According to one embodiment, virtualization package 104 is saved to a user-specific or application-specific data folder. Application software 105 is then run within the virtual container 110. Therefore, application software 105 runs without affecting the test machine's resident operating system 102 or on other applications previously installed on the test machine. The saved user-specific or application-specific data folders may be referenced later without creating a new virtualization package 104 for a specific target system to be tested.

FIG. 2 illustrates exemplary levels of isolation for achieving software virtualization, according to one embodiment. For standard software installation where the level of isolation is low, the resident system hardware, operating system and shared resources of a test machine remain unchanged, and only the applications specific to the test machine are run. The present software virtualization scheme where the level of isolation is high, allows running an application software on a version or instance of a target operating system that is different from the resident operating system of the test machine. Version control and software testing on various operating systems are facilitated using embodiments of the present software virtualization process.

FIG. 3 illustrates an exemplary computer architecture 300 for use with the present system, according to one embodiment. Computer architecture 300 can be used to implement a test machine 111. One embodiment of architecture 300 comprises a system bus 320 for communicating information, and a processor 310 coupled to bus 320 for processing information. Architecture 300 further comprises a random access memory (RAM) or other dynamic storage device 325 (referred to herein as main memory), coupled to bus 320 for storing information and instructions to be executed by processor 310. Main memory 325 also may be used for storing temporary variables or other intermediate information during execution of instructions by processor 310. Architecture 300 also may include a read only memory (ROM) and/or other static storage device 326 coupled to bus 320 for storing static information and instructions used by processor 310.

A data storage device 327 such as a magnetic disk or optical disc and its corresponding drive may also be coupled to computer system 300 for storing information and instructions. Architecture 300 can also be coupled to a second I/O bus 350 via an I/O interface 330. A plurality of I/O devices may be coupled to I/O bus 350, including a display device 343, an input device (e.g., an alphanumeric input device 342 and/or a cursor control device 341).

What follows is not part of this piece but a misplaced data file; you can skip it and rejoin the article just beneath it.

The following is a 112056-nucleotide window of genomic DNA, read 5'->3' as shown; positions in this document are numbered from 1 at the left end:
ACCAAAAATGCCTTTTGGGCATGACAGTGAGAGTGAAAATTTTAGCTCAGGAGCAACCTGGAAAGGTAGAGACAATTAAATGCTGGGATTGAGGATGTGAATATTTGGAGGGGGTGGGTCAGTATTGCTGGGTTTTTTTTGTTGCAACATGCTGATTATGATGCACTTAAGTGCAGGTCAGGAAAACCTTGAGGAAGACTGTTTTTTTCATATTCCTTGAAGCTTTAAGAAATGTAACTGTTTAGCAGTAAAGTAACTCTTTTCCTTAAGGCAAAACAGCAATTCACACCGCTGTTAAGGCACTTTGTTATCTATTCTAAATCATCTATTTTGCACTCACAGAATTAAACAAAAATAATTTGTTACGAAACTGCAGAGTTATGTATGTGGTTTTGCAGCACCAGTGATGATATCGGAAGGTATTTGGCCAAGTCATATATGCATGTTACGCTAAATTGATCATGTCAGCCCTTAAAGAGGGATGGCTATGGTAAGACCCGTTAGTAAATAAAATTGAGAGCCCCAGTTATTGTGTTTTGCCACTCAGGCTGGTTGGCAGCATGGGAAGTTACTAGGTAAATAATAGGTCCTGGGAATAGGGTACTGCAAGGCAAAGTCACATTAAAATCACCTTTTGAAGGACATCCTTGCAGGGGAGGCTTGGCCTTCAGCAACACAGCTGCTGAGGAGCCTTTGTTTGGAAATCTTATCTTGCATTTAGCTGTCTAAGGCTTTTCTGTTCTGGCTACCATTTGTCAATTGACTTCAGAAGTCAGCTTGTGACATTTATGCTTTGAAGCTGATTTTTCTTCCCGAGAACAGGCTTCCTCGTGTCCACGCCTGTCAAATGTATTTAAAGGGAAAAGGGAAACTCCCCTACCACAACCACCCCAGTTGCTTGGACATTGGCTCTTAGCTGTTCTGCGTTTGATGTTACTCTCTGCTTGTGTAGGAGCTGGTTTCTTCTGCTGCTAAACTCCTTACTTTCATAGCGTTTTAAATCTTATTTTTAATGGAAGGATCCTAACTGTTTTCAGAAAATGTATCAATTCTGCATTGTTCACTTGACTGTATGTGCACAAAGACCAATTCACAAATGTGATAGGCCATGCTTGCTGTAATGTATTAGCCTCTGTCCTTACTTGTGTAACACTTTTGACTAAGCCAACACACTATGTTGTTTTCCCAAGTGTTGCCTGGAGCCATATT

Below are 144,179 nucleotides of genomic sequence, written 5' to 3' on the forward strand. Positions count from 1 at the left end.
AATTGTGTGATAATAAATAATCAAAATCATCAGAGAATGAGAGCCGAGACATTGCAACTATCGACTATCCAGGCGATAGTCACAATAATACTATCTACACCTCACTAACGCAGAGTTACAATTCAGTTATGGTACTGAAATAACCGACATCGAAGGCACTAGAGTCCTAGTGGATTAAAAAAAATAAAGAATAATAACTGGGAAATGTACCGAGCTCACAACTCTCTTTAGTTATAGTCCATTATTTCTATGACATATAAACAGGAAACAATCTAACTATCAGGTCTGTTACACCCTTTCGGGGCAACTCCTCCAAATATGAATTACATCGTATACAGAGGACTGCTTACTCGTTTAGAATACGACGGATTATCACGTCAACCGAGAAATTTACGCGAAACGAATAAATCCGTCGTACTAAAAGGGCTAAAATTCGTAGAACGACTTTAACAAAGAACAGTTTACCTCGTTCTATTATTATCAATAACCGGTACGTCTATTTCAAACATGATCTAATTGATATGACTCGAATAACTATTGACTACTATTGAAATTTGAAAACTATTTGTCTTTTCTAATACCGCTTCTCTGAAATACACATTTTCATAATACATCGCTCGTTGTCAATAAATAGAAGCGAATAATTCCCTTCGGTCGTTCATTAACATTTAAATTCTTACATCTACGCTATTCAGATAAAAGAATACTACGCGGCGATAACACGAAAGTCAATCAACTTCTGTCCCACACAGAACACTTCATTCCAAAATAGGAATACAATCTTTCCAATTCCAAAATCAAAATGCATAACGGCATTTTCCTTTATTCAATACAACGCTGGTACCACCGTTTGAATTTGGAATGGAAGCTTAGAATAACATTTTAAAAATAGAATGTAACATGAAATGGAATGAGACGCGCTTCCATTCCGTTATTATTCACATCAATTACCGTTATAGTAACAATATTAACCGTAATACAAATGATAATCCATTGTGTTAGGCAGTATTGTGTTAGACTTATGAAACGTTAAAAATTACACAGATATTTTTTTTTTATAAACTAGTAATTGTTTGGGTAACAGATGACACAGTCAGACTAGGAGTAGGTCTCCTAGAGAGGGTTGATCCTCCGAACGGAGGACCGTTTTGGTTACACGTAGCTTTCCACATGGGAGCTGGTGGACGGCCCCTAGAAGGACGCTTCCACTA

The communication device 340 allows for access to other computers (servers or clients) via a network. The communication device 340 may comprise a modem, a network interface card, a wireless network interface or other well known interface device, such as those used for coupling to Ethernet, token ring, or other types of networks.

A method and system for providing a virtual system environment has been described with respect to specific examples and subsystems. It will be apparent to those of ordinary skill in the art that it is not limited to these specific examples or subsystems but extends to other embodiments as well.

Patent Citations
Cited PatentFiling datePublication dateApplicantTitle
US5642417 *Nov 25, 1994Jun 24, 1997Testdrive CorporationVirtualized installation of material
US6353926 *Jul 15, 1998Mar 5, 2002Microsoft CorporationSoftware update notification
US7506338 *Aug 30, 2004Mar 17, 2009International Business Machines CorporationMethod and apparatus for simplifying the deployment and serviceability of commercial software environments
US20040172476 *Feb 27, 2004Sep 2, 2004Chapweske Justin F.Parallel data transfer over multiple channels with data order prioritization
US20040243997 *May 29, 2003Dec 2, 2004Sun Microsystems, Inc.Method, system, and program for installing program components on a computer
US20050022176 *Jul 24, 2003Jan 27, 2005International Business Machines CorporationMethod and apparatus for monitoring compatibility of software combinations
US20060047974 *Aug 30, 2004Mar 2, 2006Alpern Bowen LMethod and apparatus for simplifying the deployment and serviceability of commercial software environments
US20070083610 *Oct 7, 2005Apr 12, 2007Treder Terry NMethod and a system for accessing a plurality of files comprising an application program
US20070106984 *Dec 22, 2005May 10, 2007Microsoft CorporationApplication suite installer with automatic detection of content and configurable options
US20070168956 *Nov 3, 2005Jul 19, 2007International Business Machines CorporationSystem and method for representing user processes as software packages in a software package management system
US20070271552 *May 19, 2006Nov 22, 2007Pulley Robert ASystem and method for packaging software